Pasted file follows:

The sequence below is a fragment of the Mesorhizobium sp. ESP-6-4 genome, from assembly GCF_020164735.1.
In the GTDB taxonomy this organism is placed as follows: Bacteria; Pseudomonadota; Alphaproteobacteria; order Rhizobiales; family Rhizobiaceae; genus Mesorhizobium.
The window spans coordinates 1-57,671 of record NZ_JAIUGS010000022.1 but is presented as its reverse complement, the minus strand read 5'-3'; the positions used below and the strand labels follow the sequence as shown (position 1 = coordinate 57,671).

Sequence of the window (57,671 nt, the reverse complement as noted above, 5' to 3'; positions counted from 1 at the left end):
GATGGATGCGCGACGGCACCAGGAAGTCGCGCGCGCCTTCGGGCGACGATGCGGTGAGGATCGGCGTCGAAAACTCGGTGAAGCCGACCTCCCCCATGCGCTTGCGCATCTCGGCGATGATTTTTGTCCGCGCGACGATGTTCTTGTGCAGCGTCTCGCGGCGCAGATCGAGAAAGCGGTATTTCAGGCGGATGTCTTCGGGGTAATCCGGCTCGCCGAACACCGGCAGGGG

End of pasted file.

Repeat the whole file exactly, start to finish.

The sequence below is a fragment of the Mesorhizobium sp. ESP-6-4 genome, from assembly GCF_020164735.1.
In the GTDB taxonomy this organism is placed as follows: Bacteria; Pseudomonadota; Alphaproteobacteria; order Rhizobiales; family Rhizobiaceae; genus Mesorhizobium.
The window spans coordinates 1-57,671 of record NZ_JAIUGS010000022.1 but is presented as its reverse complement, the minus strand read 5'-3'; the positions used below and the strand labels follow the sequence as shown (position 1 = coordinate 57,671).

Sequence of the window (57,671 nt, the reverse complement as noted above, 5' to 3'; positions counted from 1 at the left end):
GATGGATGCGCGACGGCACCAGGAAGTCGCGCGCGCCTTCGGGCGACGATGCGGTGAGGATCGGCGTCGAAAACTCGGTGAAGCCGACCTCCCCCATGCGCTTGCGCATCTCGGCGATGATTTTTGTCCGCGCGACGATGTTCTTGTGCAGCGTCTCGCGGCGCAGATCGAGAAAGCGGTATTTCAGGCGGATGTCTTCGGGGTAATCCGGCTCGCCGAACACCGGCAGGGG